Ma On Shan: Hong Kong’s Best Ridge Hike


Essential Ma On Shan Hike Details

  • District: New Territories
  • Duration: 4.5-6 hours (depending on how you reach the start point)
  • Distance: 11-12 km
  • Max Elevation: 702 meters
  • Difficulty: 4/5
  • Facilities: public toilet at BBQ area before the real hike begins

Why Hike Ma On Shan?

Ma On Shan ( 馬鞍山 ), or Horse Saddle Mountain, is one of the most beautiful scenic hikes in all of Hong Kong. The jaw-dropping views of endless undulating mountains, shimmering turquoise waters and even a smattering of vibrant villages is the stuff of dreams. Look out for the bright parachutes of paragliders who frequent the area!

While this hike presents a fair challenge, the effort worth it! Just know from the start that you will have to use your hands to help you climb to the top since the trail is quite rocky and steep. At times, there isn’t even a ‘trail’ to follow and you just pick the route that suits you best.

As far as rewarding hikes go, this might just be the best in Hong Kong. You’ll encounter a new stunning view around every bend, meaning there’s eye candy and marvellous photo opportunities aplenty! Ending in Sai Kung guarantees you’ll be spoilt for food and drink options as a post-hike treat.

How Dangerous is the Ma On Shan Hike?

Ma On Shan is definitely one of Hong Kong's tougher hikes. However...

If you’ve been on longer hikes before and don’t mind getting your hands dirty, Ma On Shan is doable – albeit with plenty of sweat and effort. You should have a good level of fitness since this hike lasts at least four and a half hours if you take a taxi to the actual start point. It’s at least an hour longer if you walk to the start.

The initial section of upward climbing is certainly steep and is not suitable for those with vertigo or a fear of heights (apologies to a certain person who helped me discover this fact). But unless you do anything silly, you should be quite safe. You’ll need to use your hands to climb at certain steep sections, so bring gloves if your skin is sensitive.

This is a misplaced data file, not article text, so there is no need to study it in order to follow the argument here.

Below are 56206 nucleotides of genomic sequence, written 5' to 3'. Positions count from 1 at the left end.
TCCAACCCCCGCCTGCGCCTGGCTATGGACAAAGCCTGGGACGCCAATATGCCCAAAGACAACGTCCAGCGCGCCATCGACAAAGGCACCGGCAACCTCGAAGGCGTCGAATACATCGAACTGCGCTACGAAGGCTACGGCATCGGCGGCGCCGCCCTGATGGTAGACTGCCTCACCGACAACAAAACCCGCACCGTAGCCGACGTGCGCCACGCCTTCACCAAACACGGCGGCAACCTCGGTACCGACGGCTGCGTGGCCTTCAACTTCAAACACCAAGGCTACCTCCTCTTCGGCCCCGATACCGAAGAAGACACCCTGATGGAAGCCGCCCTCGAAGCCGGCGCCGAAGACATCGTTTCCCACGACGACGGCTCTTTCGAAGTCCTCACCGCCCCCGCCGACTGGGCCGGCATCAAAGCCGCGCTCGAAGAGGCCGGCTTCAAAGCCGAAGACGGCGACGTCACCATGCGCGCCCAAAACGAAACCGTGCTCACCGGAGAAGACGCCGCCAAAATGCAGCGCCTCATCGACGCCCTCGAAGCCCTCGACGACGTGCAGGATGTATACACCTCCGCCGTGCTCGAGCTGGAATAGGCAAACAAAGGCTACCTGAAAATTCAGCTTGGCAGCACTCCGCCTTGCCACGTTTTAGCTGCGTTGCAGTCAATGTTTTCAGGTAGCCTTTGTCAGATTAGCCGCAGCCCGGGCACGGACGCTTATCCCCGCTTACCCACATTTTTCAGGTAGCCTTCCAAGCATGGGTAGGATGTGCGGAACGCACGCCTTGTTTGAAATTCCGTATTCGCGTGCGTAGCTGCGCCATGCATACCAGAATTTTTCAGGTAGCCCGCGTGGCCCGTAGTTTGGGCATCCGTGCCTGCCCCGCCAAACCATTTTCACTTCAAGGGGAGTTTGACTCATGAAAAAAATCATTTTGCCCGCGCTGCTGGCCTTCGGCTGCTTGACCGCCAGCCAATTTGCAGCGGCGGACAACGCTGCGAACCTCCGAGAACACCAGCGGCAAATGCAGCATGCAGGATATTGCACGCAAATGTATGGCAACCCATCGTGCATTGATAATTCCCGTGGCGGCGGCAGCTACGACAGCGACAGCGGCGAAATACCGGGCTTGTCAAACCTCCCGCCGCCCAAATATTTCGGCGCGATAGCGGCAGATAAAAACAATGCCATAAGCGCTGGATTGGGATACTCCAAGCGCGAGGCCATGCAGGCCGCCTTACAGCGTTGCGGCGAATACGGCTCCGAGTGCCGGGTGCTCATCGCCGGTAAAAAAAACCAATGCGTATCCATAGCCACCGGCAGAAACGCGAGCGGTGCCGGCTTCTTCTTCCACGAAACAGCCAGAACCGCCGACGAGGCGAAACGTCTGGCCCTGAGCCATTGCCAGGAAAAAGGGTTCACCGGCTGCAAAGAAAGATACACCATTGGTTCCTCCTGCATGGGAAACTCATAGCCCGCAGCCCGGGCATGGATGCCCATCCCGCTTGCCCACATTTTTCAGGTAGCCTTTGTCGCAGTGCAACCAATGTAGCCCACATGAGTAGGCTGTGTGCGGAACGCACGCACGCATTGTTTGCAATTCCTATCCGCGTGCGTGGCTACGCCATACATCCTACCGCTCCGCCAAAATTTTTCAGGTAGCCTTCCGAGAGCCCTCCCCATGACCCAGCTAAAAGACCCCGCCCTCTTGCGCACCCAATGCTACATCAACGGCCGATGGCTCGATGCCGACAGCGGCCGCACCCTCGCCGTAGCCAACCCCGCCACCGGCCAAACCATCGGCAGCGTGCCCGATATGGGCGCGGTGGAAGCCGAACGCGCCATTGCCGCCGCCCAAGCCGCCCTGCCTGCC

The hike terrain can be slightly tricky to navigate - as a plethora of danger signs will remind you.

At times, it feels like the authorities believe that you’re a certain pure-of-heart hobbit on a quest to Mount Doom to get rid of The One Ring!

Google Route Map

How to Get to Ma On Shan MTR Station:

By Bus: Take any bus that goes near Ma On Shan Station and then walk or take a taxi to the start point.

From HK Island

  • 681

From Kowloon

  • 81C
  • 85X
  • 89C
  • 286C

From the New Territories

  • 81C
  • 43X

*There are loads more buses that go to Ma On Shan, so find the one that’s closest to you

The start of the hike is at the Ma On Shan Country Park BBQ Site. There are a few ways you can get there from Ma On Shan MTR Station

Getting From Ma On Shan MTR Station to the Hike Start Point

By Taxi (Saves you 1 Hour)

Take a taxi from Ma On Shan station (or anywhere else) and tell the driver you want to go to Ma On Shan Country Park BBQ Site: 馬鞍山郊野公園燒烤地點

By Minibus

The NR84 village bus goes to the start point from On Luk. It's HIGHLY UNRELIABLE and will give priority to villagers, so you might not even get on.

By Walk (Adds 1 Hour)

  1. Leave Ma On Shan Station from exit A2
  2. Leave the mall and walk down Sai Sha Road toward Ma On Shan Road
  3. Take the stairs into the underground walkway
  4. Follow the 'Ma On Shan Town Centre' sign and take the exit to the left IMMEDIATELY after it
  5. Follow Ma On Shan Road to the roundabout
  6. Turn onto Ma On Shan Tsuen Road and follow it up for 30 minutes to the BBQ site

Quick Ma On Shan Hiking Guide

  1. At the Ma On Shan Country Park BBQ Site, look for the Ma On Shan Family Walk arch
  2. Follow the Family Walk trail until you arrive at the danger sign
  3. Ignore the danger sign and walk past it to begin your ascent up Ma On Shan
  4. Enjoy the stunning views on the way up and while you walk along the ridge
  5. Don’t miss the path heading down from the top of the second ridge (near the altitude post)
  6. Follow the MacLehose Section 4 sign toward Pyramid Hill
  7. Go up or around Pyramid Hill
  8. Follow the Tai Shui Tseng sign at Grand Junction Pavilion
  9. After passing Ngong Ping Campsite, follow the Tai Shui Tseng sign
  10. Take a minibus from just after the village public toilet or walk the additional 1km to Sai Kung

Ma On Shan Family Walk

From the barbecue area, look for the archway with ‘Ma On Shan Family Walk’ written on it. There are some stairs heading up, but nothing super intense. Enjoy the greenery and shade until you reach the first danger sign of the hike.